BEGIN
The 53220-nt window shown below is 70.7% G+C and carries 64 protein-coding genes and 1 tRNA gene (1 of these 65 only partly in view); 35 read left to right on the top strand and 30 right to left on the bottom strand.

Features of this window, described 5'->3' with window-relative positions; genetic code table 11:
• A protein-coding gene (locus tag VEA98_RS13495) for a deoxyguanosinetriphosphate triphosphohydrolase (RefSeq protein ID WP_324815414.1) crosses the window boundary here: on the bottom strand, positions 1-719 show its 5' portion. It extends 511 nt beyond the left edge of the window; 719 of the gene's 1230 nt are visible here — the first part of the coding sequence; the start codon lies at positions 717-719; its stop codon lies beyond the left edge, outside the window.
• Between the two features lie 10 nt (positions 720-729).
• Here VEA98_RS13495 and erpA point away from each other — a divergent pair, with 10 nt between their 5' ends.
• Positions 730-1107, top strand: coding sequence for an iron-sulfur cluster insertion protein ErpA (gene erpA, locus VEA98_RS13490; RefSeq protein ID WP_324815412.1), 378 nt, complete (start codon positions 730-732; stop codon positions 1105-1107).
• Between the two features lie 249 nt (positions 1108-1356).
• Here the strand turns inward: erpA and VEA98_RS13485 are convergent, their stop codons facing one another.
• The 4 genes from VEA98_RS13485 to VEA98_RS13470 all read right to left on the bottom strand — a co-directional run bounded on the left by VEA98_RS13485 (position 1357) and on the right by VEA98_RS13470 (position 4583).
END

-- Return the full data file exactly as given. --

The 53220-nt window shown below is 70.7% G+C and carries 64 protein-coding genes and 1 tRNA gene (1 of these 65 only partly in view); 35 read left to right on the top strand and 30 right to left on the bottom strand.

Features of this window, described 5'->3' with window-relative positions; genetic code table 11:
• A protein-coding gene (locus tag VEA98_RS13495) for a deoxyguanosinetriphosphate triphosphohydrolase (RefSeq protein ID WP_324815414.1) crosses the window boundary here: on the bottom strand, positions 1-719 show its 5' portion. It extends 511 nt beyond the left edge of the window; 719 of the gene's 1230 nt are visible here — the first part of the coding sequence; the start codon lies at positions 717-719; its stop codon lies beyond the left edge, outside the window.
• Between the two features lie 10 nt (positions 720-729).
• Here VEA98_RS13495 and erpA point away from each other — a divergent pair, with 10 nt between their 5' ends.
• Positions 730-1107, top strand: coding sequence for an iron-sulfur cluster insertion protein ErpA (gene erpA, locus VEA98_RS13490; RefSeq protein ID WP_324815412.1), 378 nt, complete (start codon positions 730-732; stop codon positions 1105-1107).
• Between the two features lie 249 nt (positions 1108-1356).
• Here the strand turns inward: erpA and VEA98_RS13485 are convergent, their stop codons facing one another.
• The 4 genes from VEA98_RS13485 to VEA98_RS13470 all read right to left on the bottom strand — a co-directional run bounded on the left by VEA98_RS13485 (position 1357) and on the right by VEA98_RS13470 (position 4583).